Show about the making of a women’s wrestling show glows on Netflix

GLOW—Gorgeous Ladies of Wrestling—is a new comedy show on Netflix that follows Ruth, played by Alison Brie (Mad Men), as she joins a women’s wrestling show set in the 1980s.

The show’s first season includes 10 episodes, each about 30-minutes each. It follows a group of women wrestlers and their washed-up director, Sam, as they work towards creating the low-budget program.

The most enjoyable aspect of the show is how a misfit group of people come together and make something from very little with some laughs along the way. The characters each have struggles of their own that they overcome while preparing for the taping of their premier episode.

glow3-feat-uproxxSam is a director of obscure sci-fi/horror films who is only doing the show as a deal to get his passion project made. Ruth must wrestle with her ex-best friend, Debbie, whose husband cheated on her with Ruth. One woman dresses up in furs and acts like a wolf. Each character has something distinct about them that contributes nicely to the show.


Netflix’s “Ozark”, starring Jason Bateman, begins streaming

ozark-netflix-original-e1496074735361-770x387“It’s got more shoreline than the coast of California.” That’s the sentence that prevented Marty Byrde from getting a bullet through his head courtesy of his client, a prominent drug dealer. The coastline mentioned is part of the Ozarks in Missouri, far from the feds.

Netflix’s Ozark is about a financial advisor, played by Arrested Development’s Jason Bateman, in Chicago who needs to leave the city after his partner stole from the disgruntled client. He relocates to the show’s namesake, the Ozarks, in Missouri.

Byrde is a guy one wouldn’t expect to be laundering money for a major Mexican cartel. He has a wife, kids, and lives in the suburbs. This suburban life crumbles in the first episode, titled “Sugarwood”, due to an unfaithful wife and an ambitious promise to appease his client.

The Byrde’s find themselves in over their heads while they deal with family drama as well as the looming threat of disappointing a major Mexican drug cartel.

The first season is 10 episodes, each about an hour long.  The first two and final two are directed by Bateman himself. The show finds the Byrdes way over their heads.

HBO’s “The Defiant Ones” tells a story to inspire


How did a kid from the Big Apple and a kid straight outta Compton, California build careers that would culminate into a $3.2 billion business deal with Apple?  HBO delivers an excellent documentary with “The Defiant Ones”. Using several in-depth interviews and exceptional editing, the viewer is introduced to music business heavyweights Jimmy Iovine and Dr. Dre.

“The Defiant Ones” kicks off with the early, separate lives of Iovine and Dre and eventually finds them working together over the course of four, roughly one-hour long episodes.

Iovine and Dre tell their stories with the help of interviews with several notable people in the music business including Tom Petty, Ice Cube, Stevie Nicks, Snoop Dogg, and more.

The two explain how they felt on their come-ups and viewers get a glimpse into the lives of these two extremely successful men.  The doc is filled with great moments like when Jimmy Iovine went into work on an Easter Sunday to find that he would be working with John Lennon. They also detail the moment when Iovine and Dr. Dre came up with the idea of creating the Beats headphone and speaker company that would later be acquired by Apple for $3.2 billion.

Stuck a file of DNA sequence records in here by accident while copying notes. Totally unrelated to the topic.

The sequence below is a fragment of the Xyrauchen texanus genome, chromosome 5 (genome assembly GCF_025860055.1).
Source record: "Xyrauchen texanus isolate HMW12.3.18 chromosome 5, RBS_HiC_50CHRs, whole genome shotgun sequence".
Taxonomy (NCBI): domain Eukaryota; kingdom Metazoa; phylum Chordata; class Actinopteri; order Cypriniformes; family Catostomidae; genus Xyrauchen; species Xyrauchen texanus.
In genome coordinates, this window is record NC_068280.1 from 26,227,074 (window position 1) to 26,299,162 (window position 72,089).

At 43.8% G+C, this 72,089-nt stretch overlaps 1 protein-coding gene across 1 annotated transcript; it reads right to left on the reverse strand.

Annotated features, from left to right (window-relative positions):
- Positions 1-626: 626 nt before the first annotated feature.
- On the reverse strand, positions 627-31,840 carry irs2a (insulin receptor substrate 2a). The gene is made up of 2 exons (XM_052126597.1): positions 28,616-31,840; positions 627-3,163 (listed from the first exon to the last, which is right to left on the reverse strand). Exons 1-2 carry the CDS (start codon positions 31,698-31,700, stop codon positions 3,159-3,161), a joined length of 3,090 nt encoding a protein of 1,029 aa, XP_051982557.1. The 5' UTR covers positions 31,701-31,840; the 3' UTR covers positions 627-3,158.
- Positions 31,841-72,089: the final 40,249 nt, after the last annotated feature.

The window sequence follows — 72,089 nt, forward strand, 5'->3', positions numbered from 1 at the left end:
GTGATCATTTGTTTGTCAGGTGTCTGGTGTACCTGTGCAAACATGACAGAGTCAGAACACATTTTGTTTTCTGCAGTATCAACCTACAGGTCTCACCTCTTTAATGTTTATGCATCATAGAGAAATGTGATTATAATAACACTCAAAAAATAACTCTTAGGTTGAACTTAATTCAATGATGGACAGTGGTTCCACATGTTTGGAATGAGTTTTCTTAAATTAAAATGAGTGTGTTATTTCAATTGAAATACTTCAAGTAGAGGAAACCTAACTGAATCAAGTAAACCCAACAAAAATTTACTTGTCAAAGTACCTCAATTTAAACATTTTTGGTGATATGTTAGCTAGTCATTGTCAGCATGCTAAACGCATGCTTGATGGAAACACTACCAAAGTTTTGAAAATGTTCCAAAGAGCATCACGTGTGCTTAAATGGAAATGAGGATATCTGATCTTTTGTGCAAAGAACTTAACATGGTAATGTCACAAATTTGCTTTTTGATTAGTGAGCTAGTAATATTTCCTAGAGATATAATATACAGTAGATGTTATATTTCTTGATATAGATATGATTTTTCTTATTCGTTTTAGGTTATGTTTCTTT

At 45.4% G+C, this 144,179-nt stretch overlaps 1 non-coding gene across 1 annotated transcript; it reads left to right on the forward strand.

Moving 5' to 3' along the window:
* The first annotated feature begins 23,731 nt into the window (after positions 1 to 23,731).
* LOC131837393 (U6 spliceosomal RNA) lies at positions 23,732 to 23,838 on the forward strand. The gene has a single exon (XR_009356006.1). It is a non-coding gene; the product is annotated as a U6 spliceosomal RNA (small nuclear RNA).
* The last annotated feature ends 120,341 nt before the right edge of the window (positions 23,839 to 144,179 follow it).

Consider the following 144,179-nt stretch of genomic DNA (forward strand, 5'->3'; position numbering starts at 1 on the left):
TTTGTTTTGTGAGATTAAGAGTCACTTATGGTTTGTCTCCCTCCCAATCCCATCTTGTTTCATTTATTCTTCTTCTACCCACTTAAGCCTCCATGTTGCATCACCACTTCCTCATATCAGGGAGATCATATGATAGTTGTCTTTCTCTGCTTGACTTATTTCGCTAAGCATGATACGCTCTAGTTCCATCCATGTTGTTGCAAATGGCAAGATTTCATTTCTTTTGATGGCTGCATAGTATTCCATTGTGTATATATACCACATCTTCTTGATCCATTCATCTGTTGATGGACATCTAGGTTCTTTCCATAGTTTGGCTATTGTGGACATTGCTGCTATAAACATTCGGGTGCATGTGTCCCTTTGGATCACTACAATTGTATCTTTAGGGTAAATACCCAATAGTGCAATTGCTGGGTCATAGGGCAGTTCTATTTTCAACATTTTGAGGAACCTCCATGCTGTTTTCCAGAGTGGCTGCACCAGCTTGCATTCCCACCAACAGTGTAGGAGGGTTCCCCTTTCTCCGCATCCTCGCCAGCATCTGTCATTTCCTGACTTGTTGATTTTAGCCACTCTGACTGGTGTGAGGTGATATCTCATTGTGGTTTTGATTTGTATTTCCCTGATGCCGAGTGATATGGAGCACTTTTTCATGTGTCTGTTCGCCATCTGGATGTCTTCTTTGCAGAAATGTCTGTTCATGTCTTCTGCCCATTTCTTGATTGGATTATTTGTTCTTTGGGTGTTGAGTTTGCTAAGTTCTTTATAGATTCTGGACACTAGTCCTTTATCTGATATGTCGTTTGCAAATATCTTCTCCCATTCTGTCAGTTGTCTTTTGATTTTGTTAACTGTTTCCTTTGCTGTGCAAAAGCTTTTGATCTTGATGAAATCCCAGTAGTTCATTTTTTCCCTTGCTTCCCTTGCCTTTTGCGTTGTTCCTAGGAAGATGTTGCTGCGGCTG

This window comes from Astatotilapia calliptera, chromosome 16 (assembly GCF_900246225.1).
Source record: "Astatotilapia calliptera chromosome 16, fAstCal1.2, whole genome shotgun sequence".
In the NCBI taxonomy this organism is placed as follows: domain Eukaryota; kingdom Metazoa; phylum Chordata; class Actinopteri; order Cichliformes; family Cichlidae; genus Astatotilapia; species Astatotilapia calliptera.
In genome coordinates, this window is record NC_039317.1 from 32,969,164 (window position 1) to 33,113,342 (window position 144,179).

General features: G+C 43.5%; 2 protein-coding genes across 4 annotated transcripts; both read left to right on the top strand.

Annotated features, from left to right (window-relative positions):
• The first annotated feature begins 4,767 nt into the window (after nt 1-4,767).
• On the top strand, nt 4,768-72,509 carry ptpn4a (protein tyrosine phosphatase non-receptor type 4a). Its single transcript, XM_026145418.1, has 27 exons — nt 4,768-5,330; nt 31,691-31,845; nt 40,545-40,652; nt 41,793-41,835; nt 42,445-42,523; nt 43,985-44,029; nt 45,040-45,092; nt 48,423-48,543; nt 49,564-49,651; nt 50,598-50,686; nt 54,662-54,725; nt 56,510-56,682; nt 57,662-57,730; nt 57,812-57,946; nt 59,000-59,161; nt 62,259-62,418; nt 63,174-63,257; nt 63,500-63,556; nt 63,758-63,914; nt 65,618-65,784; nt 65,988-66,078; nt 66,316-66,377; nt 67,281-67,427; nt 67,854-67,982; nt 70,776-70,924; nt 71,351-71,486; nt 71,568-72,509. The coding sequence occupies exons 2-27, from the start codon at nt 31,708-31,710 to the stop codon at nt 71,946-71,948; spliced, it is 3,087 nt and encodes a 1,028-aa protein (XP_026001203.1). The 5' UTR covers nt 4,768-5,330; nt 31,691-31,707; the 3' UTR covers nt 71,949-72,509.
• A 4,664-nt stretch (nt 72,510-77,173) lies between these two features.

With great commentary, excellent editing and a great story, this doc is sure to inspire many creatives to work hard and believe in their ideas.

Can’t Stop, Won’t Stop marks the latest attempt by Apple Music to break into video streaming

apple-musicApple Music is continuing its foray into video content with its exclusive release of the documentary Can’t Stop, Won’t Stop: A Bad Boy Story.

The doc, to be released on June 25, details the career of one of the most influential people in the music industry, Sean “Diddy” Combs.  It offers commentary from Combs as well as artists Mary J Blige, Nas,  Lil Kim, Mase, and others according to its IMDB page.

The star-studded trailer shows Diddy reminiscing on his success and recounting the tragic and still unsolved murder of the biggest star of his record label in the 90s, Notorious B.I.G.

This release is only the latest, and most promising, offering in video content from Apple Music.  The service, until recently, has offered only audio content and music videos.

The shows Apple has in the works seem underwhelming and derivative.  Its first show, “Planet of the Apps, is about app developers who pitch their ideas to Jessica Alba,, Gwyneth Paltrow, and Gary Vaynerchuck in the hope of investment. If that sounds familiar its because it’s almost the same exact concept as ABC’s “Shark Tank”.

Also in the works is a series titled “Carpool Karaoke”, a take on the viral segment from The Late Late Show with James Corden, will feature celebrities singing and conversing together during car rides.  This works well as a short segment for a late night show, but as a stand-alone program? We’ll have to wait and see.

Apple Music may be entering a new field of entertainment but seems to be staying in its general wheelhouse, offering music-related video content.

It may not be worth a paid subscription based on its shows and this documentary alone, but it is becoming clear that the service plans on surpassing its competitors, such as Spotify and Tidal, by offering something they can’t thanks to Apple’s colossal budget.

The first three months of Apple Music are free so it’s worth trying.  An individual subscription to Apple Music is $9.99/month or $4.99/ for students.  It also offers a family membership for $14.99/month for up to six people.